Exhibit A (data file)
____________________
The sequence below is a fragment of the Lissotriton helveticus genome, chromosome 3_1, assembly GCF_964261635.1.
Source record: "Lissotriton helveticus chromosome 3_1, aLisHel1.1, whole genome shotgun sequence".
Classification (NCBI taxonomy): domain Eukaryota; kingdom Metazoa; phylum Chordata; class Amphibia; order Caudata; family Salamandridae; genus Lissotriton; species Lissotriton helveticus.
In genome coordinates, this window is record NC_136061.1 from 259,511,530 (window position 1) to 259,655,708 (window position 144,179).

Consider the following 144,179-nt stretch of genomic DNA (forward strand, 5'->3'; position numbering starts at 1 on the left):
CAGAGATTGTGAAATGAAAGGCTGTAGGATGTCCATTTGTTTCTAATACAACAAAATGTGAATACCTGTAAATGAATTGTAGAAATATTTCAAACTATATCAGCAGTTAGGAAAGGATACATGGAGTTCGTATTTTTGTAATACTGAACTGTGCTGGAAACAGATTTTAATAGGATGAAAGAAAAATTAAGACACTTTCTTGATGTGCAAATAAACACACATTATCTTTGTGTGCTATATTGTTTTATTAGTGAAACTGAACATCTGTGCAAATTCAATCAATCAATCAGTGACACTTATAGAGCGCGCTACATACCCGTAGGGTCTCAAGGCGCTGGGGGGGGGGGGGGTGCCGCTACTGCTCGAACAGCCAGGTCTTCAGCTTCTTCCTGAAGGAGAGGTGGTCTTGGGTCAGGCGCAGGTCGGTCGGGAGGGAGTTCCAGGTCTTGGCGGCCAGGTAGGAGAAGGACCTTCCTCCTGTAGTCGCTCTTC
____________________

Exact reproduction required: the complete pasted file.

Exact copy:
The sequence below is a fragment of the Lissotriton helveticus genome, chromosome 3_1, assembly GCF_964261635.1.
Source record: "Lissotriton helveticus chromosome 3_1, aLisHel1.1, whole genome shotgun sequence".
Classification (NCBI taxonomy): domain Eukaryota; kingdom Metazoa; phylum Chordata; class Amphibia; order Caudata; family Salamandridae; genus Lissotriton; species Lissotriton helveticus.
In genome coordinates, this window is record NC_136061.1 from 259,511,530 (window position 1) to 259,655,708 (window position 144,179).

Consider the following 144,179-nt stretch of genomic DNA (forward strand, 5'->3'; position numbering starts at 1 on the left):
CAGAGATTGTGAAATGAAAGGCTGTAGGATGTCCATTTGTTTCTAATACAACAAAATGTGAATACCTGTAAATGAATTGTAGAAATATTTCAAACTATATCAGCAGTTAGGAAAGGATACATGGAGTTCGTATTTTTGTAATACTGAACTGTGCTGGAAACAGATTTTAATAGGATGAAAGAAAAATTAAGACACTTTCTTGATGTGCAAATAAACACACATTATCTTTGTGTGCTATATTGTTTTATTAGTGAAACTGAACATCTGTGCAAATTCAATCAATCAATCAGTGACACTTATAGAGCGCGCTACATACCCGTAGGGTCTCAAGGCGCTGGGGGGGGGGGGGGTGCCGCTACTGCTCGAACAGCCAGGTCTTCAGCTTCTTCCTGAAGGAGAGGTGGTCTTGGGTCAGGCGCAGGTCGGTCGGGAGGGAGTTCCAGGTCTTGGCGGCCAGGTAGGAGAAGGACCTTCCTCCTGTAGTCGCTCTTC